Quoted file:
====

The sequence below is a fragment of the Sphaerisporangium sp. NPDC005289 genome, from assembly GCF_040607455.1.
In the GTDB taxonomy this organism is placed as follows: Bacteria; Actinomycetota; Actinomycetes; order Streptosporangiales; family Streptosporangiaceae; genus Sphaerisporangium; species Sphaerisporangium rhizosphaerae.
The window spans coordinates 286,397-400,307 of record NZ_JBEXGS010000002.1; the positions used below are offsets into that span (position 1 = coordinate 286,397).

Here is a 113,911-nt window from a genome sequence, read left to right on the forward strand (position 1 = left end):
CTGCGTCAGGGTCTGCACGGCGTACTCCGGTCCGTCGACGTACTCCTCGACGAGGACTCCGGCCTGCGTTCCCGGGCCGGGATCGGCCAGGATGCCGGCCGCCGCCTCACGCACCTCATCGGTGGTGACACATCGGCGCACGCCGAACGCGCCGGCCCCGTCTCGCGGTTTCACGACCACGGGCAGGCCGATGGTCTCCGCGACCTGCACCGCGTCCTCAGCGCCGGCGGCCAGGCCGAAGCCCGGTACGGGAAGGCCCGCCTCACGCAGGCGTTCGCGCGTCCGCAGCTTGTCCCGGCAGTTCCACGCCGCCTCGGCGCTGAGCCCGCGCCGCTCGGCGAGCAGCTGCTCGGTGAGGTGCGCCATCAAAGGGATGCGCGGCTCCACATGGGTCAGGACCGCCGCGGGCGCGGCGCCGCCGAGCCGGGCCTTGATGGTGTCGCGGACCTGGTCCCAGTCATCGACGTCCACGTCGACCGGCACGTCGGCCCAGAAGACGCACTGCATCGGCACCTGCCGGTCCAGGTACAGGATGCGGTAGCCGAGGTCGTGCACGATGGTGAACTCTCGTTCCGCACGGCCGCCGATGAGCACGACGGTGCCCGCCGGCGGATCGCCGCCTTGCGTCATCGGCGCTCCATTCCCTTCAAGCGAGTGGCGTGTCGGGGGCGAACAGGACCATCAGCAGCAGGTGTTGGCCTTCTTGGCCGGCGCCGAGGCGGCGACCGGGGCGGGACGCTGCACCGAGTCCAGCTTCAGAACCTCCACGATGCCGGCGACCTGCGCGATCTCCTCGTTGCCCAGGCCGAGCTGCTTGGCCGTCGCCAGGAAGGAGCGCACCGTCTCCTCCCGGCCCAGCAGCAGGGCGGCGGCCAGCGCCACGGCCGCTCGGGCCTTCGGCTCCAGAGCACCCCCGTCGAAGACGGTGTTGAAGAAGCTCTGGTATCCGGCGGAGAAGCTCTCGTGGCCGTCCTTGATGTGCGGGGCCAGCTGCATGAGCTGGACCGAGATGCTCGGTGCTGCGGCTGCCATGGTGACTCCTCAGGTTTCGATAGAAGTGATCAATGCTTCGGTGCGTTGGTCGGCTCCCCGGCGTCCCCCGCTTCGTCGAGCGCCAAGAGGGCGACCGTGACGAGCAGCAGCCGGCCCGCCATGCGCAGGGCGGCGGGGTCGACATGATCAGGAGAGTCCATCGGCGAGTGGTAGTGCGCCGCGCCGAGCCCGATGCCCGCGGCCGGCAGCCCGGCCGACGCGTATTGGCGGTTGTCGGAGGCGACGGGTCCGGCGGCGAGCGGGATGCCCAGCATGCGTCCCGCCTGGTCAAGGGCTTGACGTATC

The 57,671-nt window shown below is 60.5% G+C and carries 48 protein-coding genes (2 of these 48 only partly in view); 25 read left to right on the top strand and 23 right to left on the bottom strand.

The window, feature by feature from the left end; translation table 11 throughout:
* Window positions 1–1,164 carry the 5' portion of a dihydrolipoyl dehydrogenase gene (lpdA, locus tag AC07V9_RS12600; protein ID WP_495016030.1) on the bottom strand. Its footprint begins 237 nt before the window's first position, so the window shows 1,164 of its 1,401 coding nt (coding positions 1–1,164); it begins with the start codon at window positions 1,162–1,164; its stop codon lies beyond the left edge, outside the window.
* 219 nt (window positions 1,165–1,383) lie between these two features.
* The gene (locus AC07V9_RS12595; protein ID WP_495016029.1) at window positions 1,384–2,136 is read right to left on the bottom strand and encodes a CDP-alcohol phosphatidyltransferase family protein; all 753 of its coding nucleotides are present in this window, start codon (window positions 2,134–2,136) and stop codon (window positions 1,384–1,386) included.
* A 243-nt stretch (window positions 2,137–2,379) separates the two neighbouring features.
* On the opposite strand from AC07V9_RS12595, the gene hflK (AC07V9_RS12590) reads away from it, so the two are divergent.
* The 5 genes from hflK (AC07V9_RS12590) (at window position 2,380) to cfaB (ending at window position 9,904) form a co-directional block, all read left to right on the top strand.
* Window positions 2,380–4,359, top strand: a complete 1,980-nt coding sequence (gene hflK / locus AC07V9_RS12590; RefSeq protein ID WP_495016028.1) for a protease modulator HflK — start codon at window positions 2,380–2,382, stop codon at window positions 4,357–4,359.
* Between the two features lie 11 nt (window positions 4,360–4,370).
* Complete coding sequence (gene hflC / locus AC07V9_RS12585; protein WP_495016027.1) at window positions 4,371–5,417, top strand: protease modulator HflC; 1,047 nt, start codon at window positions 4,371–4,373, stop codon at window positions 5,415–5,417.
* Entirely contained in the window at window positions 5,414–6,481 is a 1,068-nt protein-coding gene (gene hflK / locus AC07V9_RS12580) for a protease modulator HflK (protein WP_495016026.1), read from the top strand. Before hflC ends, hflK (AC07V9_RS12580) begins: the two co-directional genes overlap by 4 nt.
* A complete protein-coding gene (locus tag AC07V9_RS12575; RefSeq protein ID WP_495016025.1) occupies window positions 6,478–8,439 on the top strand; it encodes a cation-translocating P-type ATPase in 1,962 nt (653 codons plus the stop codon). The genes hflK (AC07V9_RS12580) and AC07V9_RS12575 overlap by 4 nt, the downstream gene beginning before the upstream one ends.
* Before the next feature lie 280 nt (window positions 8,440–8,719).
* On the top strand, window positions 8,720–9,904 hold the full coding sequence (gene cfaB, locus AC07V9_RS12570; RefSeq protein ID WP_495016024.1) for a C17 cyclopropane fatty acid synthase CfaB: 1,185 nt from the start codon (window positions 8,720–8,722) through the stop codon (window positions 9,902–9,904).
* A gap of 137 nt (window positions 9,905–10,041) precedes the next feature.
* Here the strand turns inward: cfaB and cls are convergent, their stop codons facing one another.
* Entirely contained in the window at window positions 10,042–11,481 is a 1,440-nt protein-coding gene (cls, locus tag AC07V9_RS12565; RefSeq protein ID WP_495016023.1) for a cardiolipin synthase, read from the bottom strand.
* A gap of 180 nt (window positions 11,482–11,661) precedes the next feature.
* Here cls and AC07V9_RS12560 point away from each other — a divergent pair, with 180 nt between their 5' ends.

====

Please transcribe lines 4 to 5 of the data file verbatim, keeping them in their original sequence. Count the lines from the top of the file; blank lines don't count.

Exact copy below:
Here is a 113,911-nt window from a genome sequence, read left to right on the forward strand (position 1 = left end):
CTGCGTCAGGGTCTGCACGGCGTACTCCGGTCCGTCGACGTACTCCTCGACGAGGACTCCGGCCTGCGTTCCCGGGCCGGGATCGGCCAGGATGCCGGCCGCCGCCTCACGCACCTCATCGGTGGTGACACATCGGCGCACGCCGAACGCGCCGGCCCCGTCTCGCGGTTTCACGACCACGGGCAGGCCGATGGTCTCCGCGACCTGCACCGCGTCCTCAGCGCCGGCGGCCAGGCCGAAGCCCGGTACGGGAAGGCCCGCCTCACGCAGGCGTTCGCGCGTCCGCAGCTTGTCCCGGCAGTTCCACGCCGCCTCGGCGCTGAGCCCGCGCCGCTCGGCGAGCAGCTGCTCGGTGAGGTGCGCCATCAAAGGGATGCGCGGCTCCACATGGGTCAGGACCGCCGCGGGCGCGGCGCCGCCGAGCCGGGCCTTGATGGTGTCGCGGACCTGGTCCCAGTCATCGACGTCCACGTCGACCGGCACGTCGGCCCAGAAGACGCACTGCATCGGCACCTGCCGGTCCAGGTACAGGATGCGGTAGCCGAGGTCGTGCACGATGGTGAACTCTCGTTCCGCACGGCCGCCGATGAGCACGACGGTGCCCGCCGGCGGATCGCCGCCTTGCGTCATCGGCGCTCCATTCCCTTCAAGCGAGTGGCGTGTCGGGGGCGAACAGGACCATCAGCAGCAGGTGTTGGCCTTCTTGGCCGGCGCCGAGGCGGCGACCGGGGCGGGACGCTGCACCGAGTCCAGCTTCAGAACCTCCACGATGCCGGCGACCTGCGCGATCTCCTCGTTGCCCAGGCCGAGCTGCTTGGCCGTCGCCAGGAAGGAGCGCACCGTCTCCTCCCGGCCCAGCAGCAGGGCGGCGGCCAGCGCCACGGCCGCTCGGGCCTTCGGCTCCAGAGCACCCCCGTCGAAGACGGTGTTGAAGAAGCTCTGGTATCCGGCGGAGAAGCTCTCGTGGCCGTCCTTGATGTGCGGGGCCAGCTGCATGAGCTGGACCGAGATGCTCGGTGCTGCGGCTGCCATGGTGACTCCTCAGGTTTCGATAGAAGTGATCAATGCTTCGGTGCGTTGGTCGGCTCCCCGGCGTCCCCCGCTTCGTCGAGCGCCAAGAGGGCGACCGTGACGAGCAGCAGCCGGCCCGCCATGCGCAGGGCGGCGGGGTCGACATGATCAGGAGAGTCCATCGGCGAGTGGTAGTGCGCCGCGCCGAGCCCGATGCCCGCGGCCGGCAGCCCGGCCGACGCGTATTGGCGGTTGTCGGAGGCGACGGGTCCGGCGGCGAGCGGGATGCCCAGCATGCGTCCCGCCTGGTCAAGGGCTTGACGTATC